Hyperglycaemia (high Blood Sugar)

Hyperglycaemia (high Blood Sugar)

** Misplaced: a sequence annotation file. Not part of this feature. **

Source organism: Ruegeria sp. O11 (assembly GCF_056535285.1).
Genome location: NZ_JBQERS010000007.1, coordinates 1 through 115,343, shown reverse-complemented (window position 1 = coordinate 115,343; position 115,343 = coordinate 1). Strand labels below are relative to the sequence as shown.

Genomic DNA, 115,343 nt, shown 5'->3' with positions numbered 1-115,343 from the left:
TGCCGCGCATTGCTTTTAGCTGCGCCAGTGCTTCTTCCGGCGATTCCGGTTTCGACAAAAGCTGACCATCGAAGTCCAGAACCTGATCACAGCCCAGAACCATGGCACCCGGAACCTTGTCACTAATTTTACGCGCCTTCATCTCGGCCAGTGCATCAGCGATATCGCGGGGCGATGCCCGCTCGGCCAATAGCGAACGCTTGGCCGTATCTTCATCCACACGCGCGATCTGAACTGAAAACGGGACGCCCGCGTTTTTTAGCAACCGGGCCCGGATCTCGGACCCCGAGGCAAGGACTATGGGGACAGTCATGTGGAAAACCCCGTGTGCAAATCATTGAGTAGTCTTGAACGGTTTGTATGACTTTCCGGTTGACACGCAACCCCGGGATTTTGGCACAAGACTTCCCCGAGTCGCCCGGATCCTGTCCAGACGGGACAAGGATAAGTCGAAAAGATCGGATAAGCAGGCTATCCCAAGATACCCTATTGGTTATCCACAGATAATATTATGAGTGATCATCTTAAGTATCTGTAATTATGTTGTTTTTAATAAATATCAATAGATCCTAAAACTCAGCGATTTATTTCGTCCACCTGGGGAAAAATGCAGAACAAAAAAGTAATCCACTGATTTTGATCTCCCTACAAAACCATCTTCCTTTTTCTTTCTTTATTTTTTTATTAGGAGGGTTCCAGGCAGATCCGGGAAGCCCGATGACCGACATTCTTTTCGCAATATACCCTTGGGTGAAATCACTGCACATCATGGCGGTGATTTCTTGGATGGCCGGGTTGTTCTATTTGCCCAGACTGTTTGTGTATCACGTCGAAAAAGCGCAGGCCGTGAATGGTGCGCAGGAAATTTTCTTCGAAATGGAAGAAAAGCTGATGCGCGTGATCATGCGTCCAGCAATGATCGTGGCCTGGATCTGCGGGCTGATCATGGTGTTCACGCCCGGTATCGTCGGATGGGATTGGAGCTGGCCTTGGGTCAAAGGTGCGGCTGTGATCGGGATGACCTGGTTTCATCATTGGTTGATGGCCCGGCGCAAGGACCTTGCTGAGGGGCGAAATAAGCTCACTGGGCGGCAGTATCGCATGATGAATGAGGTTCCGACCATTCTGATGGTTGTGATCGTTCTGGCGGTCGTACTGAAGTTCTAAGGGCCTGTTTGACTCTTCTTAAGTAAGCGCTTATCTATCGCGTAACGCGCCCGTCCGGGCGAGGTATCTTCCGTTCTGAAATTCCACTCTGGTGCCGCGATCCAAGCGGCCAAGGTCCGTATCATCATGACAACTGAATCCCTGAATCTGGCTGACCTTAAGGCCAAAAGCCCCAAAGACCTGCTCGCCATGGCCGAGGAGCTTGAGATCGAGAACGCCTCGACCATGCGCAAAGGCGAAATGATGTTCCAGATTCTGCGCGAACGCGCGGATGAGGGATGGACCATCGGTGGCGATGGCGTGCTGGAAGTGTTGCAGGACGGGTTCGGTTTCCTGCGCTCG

Hyperglycaemia is the medical term for a high blood sugar (glucose) level. It's a common problem for people with diabetes. It can affect people with type 1 diabetes and type 2 diabetes, as well as pregnant women with gestational diabetes. It can occasionally affect people who don't have diabetes, but usually only people who are seriously ill, such as those who have recently had a stroke or heart attack, or have a severe infection. Hyperglycaemia shouldn't be confused with hypoglycaemia, which is when a person's blood sugar level drops too low. This information focuses on hyperglycaemia in people with diabetes. Is hyperglycaemia serious? The aim of diabetes treatment is to keep blood sugar levels as near to normal as possible. But if you have diabetes, no matter how careful you are, you're likely to experience hyperglycaemia at some point. It's important to be able to recognise and treat hyperglycaemia, as it can lead to serious health problems if left untreated. Occasional mild episodes aren't usually a cause for concern and can be treated quite easily or may return to normal on their own. However, hyperglycaemia can be potentially dangerous if blood sugar levels become very high or stay high for long periods. Very high blood sugar levels can cause life-threatening complications, such as: diabetic ketoacidosis (DKA) – a condition caused by the body needing to break down fat as a source of energy, which can lead to a diabetic coma; this tends to affect people with type 1 diabetes hyperosmolar hyperglycaemic state (HHS) – severe dehydration caused by the body trying to get rid of excess sugar; this tends to affect people with type 2 diabetes Regularly having high blood sugar levels for long periods of time (over months or years) can result in permanent damage to parts Continue reading >>